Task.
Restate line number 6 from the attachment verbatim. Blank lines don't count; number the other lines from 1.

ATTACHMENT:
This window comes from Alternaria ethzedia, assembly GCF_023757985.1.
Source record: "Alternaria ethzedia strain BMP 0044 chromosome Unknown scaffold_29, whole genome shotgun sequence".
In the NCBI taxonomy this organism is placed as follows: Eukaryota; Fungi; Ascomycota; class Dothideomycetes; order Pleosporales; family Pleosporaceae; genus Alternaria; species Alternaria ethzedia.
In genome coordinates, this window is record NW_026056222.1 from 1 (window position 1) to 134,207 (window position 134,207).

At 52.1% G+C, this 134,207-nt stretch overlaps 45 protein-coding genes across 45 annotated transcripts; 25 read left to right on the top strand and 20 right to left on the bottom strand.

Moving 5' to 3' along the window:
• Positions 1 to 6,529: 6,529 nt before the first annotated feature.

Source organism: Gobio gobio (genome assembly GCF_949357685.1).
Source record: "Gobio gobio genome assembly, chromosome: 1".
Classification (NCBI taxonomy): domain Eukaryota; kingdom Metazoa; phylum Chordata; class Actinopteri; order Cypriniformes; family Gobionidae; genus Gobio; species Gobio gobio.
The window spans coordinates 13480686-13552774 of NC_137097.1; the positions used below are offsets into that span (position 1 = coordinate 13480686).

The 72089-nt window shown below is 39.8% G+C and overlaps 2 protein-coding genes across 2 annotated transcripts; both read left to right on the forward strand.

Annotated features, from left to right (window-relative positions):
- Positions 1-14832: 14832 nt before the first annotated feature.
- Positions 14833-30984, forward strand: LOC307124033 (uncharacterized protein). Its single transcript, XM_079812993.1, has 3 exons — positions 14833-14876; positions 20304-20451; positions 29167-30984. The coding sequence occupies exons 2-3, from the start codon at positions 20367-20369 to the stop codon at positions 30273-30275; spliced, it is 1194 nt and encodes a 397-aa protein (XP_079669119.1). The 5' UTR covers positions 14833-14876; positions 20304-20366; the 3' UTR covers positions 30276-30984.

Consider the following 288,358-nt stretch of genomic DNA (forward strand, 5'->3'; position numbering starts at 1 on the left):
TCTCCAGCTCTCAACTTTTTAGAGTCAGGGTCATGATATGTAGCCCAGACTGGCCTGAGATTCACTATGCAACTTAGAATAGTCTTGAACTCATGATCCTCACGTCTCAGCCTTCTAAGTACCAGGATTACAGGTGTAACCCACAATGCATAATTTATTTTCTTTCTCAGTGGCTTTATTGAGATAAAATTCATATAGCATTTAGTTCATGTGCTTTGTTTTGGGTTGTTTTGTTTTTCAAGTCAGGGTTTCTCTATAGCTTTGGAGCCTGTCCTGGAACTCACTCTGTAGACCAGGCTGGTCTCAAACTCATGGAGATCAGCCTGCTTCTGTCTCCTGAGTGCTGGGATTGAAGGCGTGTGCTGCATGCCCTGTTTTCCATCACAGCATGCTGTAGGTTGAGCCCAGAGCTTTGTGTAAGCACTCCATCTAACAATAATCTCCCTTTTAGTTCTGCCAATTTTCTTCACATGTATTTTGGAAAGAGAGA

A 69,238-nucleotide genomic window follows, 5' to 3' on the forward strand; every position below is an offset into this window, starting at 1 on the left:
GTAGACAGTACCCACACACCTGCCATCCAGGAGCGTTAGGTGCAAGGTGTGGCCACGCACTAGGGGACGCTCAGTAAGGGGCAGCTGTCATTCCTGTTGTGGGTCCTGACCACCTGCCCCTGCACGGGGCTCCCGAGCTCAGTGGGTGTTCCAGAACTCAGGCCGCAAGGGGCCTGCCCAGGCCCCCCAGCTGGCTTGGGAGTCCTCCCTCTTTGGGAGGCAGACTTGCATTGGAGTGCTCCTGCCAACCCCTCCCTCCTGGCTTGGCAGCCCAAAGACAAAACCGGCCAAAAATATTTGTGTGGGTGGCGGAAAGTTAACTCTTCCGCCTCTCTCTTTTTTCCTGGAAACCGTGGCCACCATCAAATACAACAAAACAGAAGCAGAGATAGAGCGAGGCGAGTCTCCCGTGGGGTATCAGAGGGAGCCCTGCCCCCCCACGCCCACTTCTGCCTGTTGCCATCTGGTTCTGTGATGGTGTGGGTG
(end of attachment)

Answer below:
Moving 5' to 3' along the window: